War of the Roses Mini-Campaign

By Paul Potter

> Campaigns > DBA Resources > Fanaticus

The following is a variation on the DBA campaign rules streamlined to function as a convention game. It is set in the War of the Roses period, where one player assumes the role of King, another the role of Pretender to the Throne, and the balance of players take on the role of the various Lords of repute. I hope to try this in the future with a Dark Age Irish or Scottish setting. It would also work well with Samurai or Roman civil war.

Before play, each player creates an army as follows. First, each player receives a "core" command comprised of 1x 3Kn//4Bd (Gen), 1x4Bd (Billmen) and 1x 4Lb. After rolling for order, each player then selects one element at a time from a common pool that consists primarily of 4Bd (Billmen) and 4Lb/CB (Bowmen), plus a few Ax, Art, Ps, Pk, and Kn//Bd. This selection continues until each player has a total of six elements (three "core" plus the three additional elements selected).

Once the armies are selected, one player is designated as King and another as the Pretender. This can be done through various methods, including die roll or umpire assignment.

The campaign is fought as a series of battles without a campaign map.

The Battles

The King and Pretender take turns selecting their "allies" from among the remaining players. Once all players have been selected to a side, then a battle is fought using the DBA Big Battle rules modified as follows:

  • Each battle is fought on a 2x4 board (size can be adjusted according to the number of players).
  • Terrain can be preset or the King and Pretender can roll off for invader/defender, with defender setting terrain and invader choosing base edge.
  • No camps or logistical elements are used.
  • The King and the Pretender serve as the CnCs for their respective armies and can assign deployment areas to their subordinate commands.
  • Sides alternate deploying 6 element commands, starting with the defender.
  • Each 6 element command gets 1D6 for pips.
  • You can not attack another player on your side during the battle, but how diligently you support the cause is up to you.
  • Non-core elements lost during the battle are returned to the common pool.

The battle is over when one side loses one third of its total elements or its CnC. Individual commands are not demoralized unless they lose their general. Use DBA Big Battle rules for demoralized commands.

Battle Outcome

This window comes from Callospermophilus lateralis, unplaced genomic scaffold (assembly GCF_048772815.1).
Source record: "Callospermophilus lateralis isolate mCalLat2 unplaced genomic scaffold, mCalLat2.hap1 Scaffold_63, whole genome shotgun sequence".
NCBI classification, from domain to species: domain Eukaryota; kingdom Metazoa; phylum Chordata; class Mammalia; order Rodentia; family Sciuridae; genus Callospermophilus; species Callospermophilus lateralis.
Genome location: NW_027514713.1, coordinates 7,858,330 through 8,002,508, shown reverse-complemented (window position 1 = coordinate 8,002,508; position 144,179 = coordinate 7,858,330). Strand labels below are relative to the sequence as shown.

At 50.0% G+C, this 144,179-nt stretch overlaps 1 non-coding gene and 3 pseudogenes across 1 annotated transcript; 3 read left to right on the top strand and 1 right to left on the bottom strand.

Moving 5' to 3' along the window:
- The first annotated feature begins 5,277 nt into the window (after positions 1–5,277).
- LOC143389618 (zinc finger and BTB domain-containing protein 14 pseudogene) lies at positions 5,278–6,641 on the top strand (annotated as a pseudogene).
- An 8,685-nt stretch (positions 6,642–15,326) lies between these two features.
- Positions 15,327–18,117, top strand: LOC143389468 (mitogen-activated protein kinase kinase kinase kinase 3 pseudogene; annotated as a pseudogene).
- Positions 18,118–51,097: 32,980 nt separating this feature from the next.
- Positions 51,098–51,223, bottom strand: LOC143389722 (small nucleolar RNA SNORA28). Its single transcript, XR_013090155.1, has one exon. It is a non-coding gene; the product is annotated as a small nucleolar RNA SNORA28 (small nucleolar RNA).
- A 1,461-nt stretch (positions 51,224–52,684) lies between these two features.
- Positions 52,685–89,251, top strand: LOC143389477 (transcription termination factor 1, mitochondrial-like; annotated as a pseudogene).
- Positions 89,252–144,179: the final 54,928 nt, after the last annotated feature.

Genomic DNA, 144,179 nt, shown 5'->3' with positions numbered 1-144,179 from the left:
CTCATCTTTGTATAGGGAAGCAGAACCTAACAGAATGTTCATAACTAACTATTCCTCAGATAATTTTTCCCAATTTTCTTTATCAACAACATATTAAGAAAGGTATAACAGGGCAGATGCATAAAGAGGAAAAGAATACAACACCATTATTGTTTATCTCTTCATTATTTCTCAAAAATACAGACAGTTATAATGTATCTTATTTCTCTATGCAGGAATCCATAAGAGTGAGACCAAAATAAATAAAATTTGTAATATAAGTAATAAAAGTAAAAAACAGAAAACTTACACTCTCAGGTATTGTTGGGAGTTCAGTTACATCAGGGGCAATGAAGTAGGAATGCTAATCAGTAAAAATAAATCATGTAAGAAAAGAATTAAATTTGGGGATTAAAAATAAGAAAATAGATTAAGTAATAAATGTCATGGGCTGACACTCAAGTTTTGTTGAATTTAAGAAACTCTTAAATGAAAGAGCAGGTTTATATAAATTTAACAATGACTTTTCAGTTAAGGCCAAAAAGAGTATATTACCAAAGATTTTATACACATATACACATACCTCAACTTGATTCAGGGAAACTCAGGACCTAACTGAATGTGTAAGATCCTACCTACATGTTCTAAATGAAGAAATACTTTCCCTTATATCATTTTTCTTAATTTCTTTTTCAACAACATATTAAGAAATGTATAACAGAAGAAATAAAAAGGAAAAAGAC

After the battle, each player on the winning side earns one prestige point. Each player also earns one point for each enemy General, Knight and/or Artillery element destroyed by his army.

The winning CnC is allowed to execute one player (on either the winning or losing side). The executed player loses two points. Each player represents a noble family, so having your general killed or being executed does not put you out of the game, but represents a transition in command to the deceased Lord's heir-apparent. The interesting thing about the execution rule is that it generally involves a lot of conversation concerning just who is the most deserving of this.

The winning CnC is also allowed to award an extra point to any one player to reward someone who fought extra hard or perhaps some one on the other side who did not fight to hard.

The only way you could lose points is if the winning CnC selects you for execution.

The King retains his throne unless/until he is on the losing side of a battle.

If the Pretender wins, this player becomes King in the next battle and the player with the next highest point total (other than the just deposed King) becomes the new Pretender.

If the Pretender loses, the player with the most points (on either the winning or losing side) becomes the new Pretender. If the ex-king still has the most points he becomes the new pretender. This is where execution comes in, as it will knock the ex-king down 2 points which will usually allow someone else to take that position. If there is a tie among contenders for Pretender status, then arm wrestle, have a push-up contest, see who can spit the farthest or roll a dice or some such thing.

At the beginning of each subsequent battle, each player gets his original three core elements back. Lost elements are then replaced out of the pool until each player is back to a total of six, with the king choosing 1st, Pretender next and then highest player to lowest player.

Having replenished their armies, the King and Pretender choose up sides again and fight the next battle.

At the end of the designated time limit, the player with the most points wins.

In a convention format, this campaign normally results in 3 or 4 battles in a 3 hour period. Everyone plays in each battle. There was enough whinning, insults and macho boasting to make any wargammer happy. This basic system would also work using 12 element commands on a larger Big Battle board.


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Last Updated:  5 Jan. 2006

Questions, comments, suggestions welcome.
Send them to Chris Brantley, IamFanaticus@gmail.com.